Many of us spend enough time on social media to know it can periodically deliver an adverse impact on our mental health; even going as far as affecting mood, self-esteem, anxiety and depression. So what can we do when social media becomes a focal point of negativity?
Whether it’s checking the news, notifications or keeping up-to-date with loved ones, social groups or networking; social media has many affirming qualities that entertain and keep us connected — it undoubtably comes into its own during pandemics when we’re at home socially isolating for public health.
It’s natural for us to seek out companionship from like-minded people; it helps prevent loneliness, improves our happiness and boosts our mental health. Connections are important, and aside from real physical interaction, social media can represent a practical tool to develop and/or maintain those relationships. However, if its usage begins to feel detrimental in any way; it may be time to take care of our social media health …
Take A Social Media Vacation | Every now and then it’s a good idea to completely take time away from social media. Aim for at least a weekend or better yet, a full week to do some self-care, spend time with loved ones or catch up on things you enjoy doing. Give yourself a mental reset by taking a break a few times a year.
Reduce Time Online | Take an honest look at how long you spend using social media each day; then reduce it by a third. Establish this as a new routine, and you’ll see how much more time you have to do other things — which doesn’t have to be centred on productivity; you can rest too. Set an alarm, make a timetable, turn your devices off at a certain point each day; manage whatever works for you to reduce your time online. You’ll likely find you enjoy more energy, better concentration and a healthier mentality that helps alleviate everyday stresses.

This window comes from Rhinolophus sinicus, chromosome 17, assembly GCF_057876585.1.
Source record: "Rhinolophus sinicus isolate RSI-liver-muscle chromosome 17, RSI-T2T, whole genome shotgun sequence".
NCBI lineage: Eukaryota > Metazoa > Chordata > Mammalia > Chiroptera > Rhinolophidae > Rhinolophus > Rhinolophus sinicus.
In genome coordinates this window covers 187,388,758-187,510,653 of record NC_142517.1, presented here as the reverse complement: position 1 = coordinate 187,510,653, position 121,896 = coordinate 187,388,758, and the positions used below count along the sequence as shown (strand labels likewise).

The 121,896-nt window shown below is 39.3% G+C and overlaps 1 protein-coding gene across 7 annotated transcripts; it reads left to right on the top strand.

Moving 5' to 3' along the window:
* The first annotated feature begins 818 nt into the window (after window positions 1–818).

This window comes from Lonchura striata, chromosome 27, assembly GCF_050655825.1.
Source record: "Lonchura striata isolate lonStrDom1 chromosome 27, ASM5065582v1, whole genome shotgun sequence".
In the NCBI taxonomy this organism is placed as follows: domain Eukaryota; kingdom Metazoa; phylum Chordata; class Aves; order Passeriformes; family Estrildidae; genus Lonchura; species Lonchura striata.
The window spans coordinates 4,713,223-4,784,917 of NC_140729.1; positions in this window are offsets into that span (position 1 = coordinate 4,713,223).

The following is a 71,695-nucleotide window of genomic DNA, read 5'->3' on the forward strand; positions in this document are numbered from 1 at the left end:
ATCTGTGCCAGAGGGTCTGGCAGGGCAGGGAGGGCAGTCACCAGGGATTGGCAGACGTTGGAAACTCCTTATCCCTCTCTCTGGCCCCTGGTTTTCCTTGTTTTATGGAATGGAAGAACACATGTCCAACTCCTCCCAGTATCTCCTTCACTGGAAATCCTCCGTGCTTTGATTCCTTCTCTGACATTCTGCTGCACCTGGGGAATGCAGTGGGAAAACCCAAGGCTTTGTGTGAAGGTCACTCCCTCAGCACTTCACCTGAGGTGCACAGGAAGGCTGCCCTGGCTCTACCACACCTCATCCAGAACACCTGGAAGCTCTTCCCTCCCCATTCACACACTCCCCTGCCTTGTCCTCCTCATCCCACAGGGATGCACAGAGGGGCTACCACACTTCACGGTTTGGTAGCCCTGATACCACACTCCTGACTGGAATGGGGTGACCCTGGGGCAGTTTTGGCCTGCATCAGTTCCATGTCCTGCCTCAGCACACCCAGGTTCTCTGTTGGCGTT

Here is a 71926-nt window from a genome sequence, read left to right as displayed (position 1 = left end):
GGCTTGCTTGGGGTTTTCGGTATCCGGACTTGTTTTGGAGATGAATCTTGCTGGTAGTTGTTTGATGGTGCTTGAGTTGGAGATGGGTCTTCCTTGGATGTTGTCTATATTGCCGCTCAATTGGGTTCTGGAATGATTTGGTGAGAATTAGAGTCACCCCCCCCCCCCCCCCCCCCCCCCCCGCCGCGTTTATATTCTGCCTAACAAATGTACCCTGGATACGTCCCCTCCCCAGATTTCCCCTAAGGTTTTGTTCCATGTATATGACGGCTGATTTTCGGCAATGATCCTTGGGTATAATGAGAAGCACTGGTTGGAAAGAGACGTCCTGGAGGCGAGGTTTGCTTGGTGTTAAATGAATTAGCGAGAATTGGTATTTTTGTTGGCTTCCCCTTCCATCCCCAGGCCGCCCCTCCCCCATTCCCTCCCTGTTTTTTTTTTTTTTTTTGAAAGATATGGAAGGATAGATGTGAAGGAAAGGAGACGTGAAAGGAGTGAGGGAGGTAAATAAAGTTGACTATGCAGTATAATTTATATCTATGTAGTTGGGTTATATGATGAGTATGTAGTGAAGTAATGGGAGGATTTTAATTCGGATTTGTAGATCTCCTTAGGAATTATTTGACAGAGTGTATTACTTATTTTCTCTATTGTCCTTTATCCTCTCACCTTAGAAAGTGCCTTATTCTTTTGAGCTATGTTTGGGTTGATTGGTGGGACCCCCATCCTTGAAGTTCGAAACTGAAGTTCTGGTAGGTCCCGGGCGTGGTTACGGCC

Adopt An Alternative Habit | We all reach for our phones to mindlessly scroll through social media, apps and other online delights when we’re bored/zoning out. For many — yes, I’m looking at myself too — it’s the go to time-filler when we could choose something else to relax or entertain ourselves with. Instead of disappearing into a scrolling social media black hole that interferes with family moments, downtime or work; consider something that engages the mind and makes you feel good. Grab a book to read, chat/play with your partner, kids or pets, make a cup of tea, listen to some music, try out a board game, etc.
Practice Mindful Interactions | When you’re on social media it’s important to make sure you have clearly defined boundaries that you stick to. Don’t be shy about muting or unfollowing certain accounts or people that you find harmful, intrusive or inappropriate. Report anything that steps over a line for you and don’t be afraid to speak out, if appropriate, when this happens. You decide what you respond to or sustain the energy to engage with; including how much you share about yourself.
Support One Another | If you’re going to spend time online; you may as well add to the overall positivity of the experience for yourself and others by making sure your interactions are supportive and encouraging. It’s easy to become passive as we scroll through various feeds, but the people we follow may be sharing something heartfelt or valuable; take some time to be active and engaged, it feels good to give and receive a kindness boost.
What do you do to maintain your social media health?
6 Ways Social Media Negatively Affects Your Mental Health — The Independent
6 Ways To Protect Your Mental Health From Social Media’s Dangers — The Conversation
Covid-19 And Your Mental Health — The Mayo Clinic